|Location||Makrellbekken, Vestre Aker, Oslo|
|Elevation||99.6 m (327 ft)|
|Operated by||Sporveien T-banen|
|Distance||5.4 km (3.4 mi) from Stortinget|
|Fare zone||Zone 1|
|Opened||24 January 1935|
Makrellbekken is a rapid transit station of the Oslo Metro's Røa Line (Line 2). It is situated in the neighborhood of Makrellbekken in the Vestre Aker borough of Oslo, Norway. Located 5.4 kilometers (3.4 mi) from Stortinget, the station is served by Line 2 of the metro, normally with a fifteen-minute headway. Travel time to Stortinget is 10 minutes.
The station opened on 24 January 1935 as part of the extension of the Røa Line to Røa. At Makrellbekken the Røa Line passes under Sørkedalsveien, which it has followed since Volvat. The station received a major upgrade in 1995, in which the station was lowered below the road, replacing a level crossing.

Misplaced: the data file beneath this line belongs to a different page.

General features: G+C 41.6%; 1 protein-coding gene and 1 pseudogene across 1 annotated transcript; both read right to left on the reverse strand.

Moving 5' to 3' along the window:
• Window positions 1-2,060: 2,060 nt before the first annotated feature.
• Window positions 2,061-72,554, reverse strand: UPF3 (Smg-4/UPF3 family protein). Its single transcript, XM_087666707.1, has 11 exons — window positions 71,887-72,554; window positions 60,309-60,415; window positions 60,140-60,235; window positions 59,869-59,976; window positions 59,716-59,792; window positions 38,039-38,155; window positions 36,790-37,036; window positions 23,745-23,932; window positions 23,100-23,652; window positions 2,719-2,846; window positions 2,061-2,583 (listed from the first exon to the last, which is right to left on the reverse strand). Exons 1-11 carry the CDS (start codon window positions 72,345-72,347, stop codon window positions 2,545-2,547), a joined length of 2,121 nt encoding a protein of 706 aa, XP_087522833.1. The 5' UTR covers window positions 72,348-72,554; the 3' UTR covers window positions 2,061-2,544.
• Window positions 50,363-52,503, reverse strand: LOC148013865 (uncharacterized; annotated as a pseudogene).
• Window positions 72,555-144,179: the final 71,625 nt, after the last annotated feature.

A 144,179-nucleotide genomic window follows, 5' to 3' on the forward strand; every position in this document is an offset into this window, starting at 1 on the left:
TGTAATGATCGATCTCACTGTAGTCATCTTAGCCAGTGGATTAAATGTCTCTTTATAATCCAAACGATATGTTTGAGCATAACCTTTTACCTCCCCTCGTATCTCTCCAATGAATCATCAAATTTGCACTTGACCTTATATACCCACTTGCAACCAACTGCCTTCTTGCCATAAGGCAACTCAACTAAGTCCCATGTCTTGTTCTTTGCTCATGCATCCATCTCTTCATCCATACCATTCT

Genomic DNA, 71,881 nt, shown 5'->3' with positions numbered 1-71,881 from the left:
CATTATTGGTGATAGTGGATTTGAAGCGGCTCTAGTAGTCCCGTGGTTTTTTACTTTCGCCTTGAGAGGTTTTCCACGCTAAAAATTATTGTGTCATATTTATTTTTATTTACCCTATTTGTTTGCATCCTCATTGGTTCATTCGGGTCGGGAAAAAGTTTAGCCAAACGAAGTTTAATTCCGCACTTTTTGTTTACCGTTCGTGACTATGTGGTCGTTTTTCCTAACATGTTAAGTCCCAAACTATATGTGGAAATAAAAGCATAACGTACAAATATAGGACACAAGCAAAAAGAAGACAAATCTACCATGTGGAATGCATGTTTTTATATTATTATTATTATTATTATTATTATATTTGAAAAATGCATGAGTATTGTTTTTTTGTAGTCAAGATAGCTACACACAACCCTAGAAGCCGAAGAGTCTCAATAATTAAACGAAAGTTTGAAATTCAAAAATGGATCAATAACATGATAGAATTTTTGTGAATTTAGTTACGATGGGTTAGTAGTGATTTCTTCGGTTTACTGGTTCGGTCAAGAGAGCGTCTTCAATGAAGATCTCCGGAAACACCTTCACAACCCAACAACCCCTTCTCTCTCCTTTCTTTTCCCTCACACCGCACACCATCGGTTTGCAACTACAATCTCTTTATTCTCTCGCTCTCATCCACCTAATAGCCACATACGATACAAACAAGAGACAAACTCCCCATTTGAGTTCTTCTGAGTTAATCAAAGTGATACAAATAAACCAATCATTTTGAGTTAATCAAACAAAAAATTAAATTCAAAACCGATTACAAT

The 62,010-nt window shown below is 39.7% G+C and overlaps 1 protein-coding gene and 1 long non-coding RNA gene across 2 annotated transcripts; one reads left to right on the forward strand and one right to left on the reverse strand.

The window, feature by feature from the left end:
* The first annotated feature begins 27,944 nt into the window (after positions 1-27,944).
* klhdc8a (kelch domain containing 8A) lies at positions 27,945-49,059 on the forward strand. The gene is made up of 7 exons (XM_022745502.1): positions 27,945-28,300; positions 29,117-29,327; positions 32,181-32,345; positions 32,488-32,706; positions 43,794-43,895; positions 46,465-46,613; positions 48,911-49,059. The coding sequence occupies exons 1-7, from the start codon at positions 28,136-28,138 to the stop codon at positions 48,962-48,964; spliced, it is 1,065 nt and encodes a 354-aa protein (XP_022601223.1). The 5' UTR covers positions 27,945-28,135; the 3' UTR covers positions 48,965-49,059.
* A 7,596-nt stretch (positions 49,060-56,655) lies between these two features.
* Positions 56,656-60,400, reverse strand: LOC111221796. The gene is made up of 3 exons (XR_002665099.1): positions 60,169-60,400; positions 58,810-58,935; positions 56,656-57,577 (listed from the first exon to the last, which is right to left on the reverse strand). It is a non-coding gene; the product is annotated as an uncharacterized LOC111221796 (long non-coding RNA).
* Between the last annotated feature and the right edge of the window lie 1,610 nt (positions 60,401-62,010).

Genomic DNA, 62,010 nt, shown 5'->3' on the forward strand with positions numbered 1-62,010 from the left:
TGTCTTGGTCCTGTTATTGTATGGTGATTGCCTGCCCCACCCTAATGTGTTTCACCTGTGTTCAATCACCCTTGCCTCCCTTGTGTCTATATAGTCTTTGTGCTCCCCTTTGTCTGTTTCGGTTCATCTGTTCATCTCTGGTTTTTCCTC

Makrellbekken and the surroundings neighborhoods were opened for housing construction during the 1920s. This caught the interest of Akersbanerne, who had built the Røa Line (then known as the Smestad Line) along Sørkedalsveien to Smestad in 1912. Makrellbekken initially proposed an extension to Makrellbekken and received permission for this on 26 May 1933. A major controversy was related to the line crossing Sørkedalsveien. Many motorists and local residents feared that a level crossing would be hazardous. At Smestad the line had to be built in a cutting to pass under Ullernchauséen. This approach was not chosen at Makrellbakken.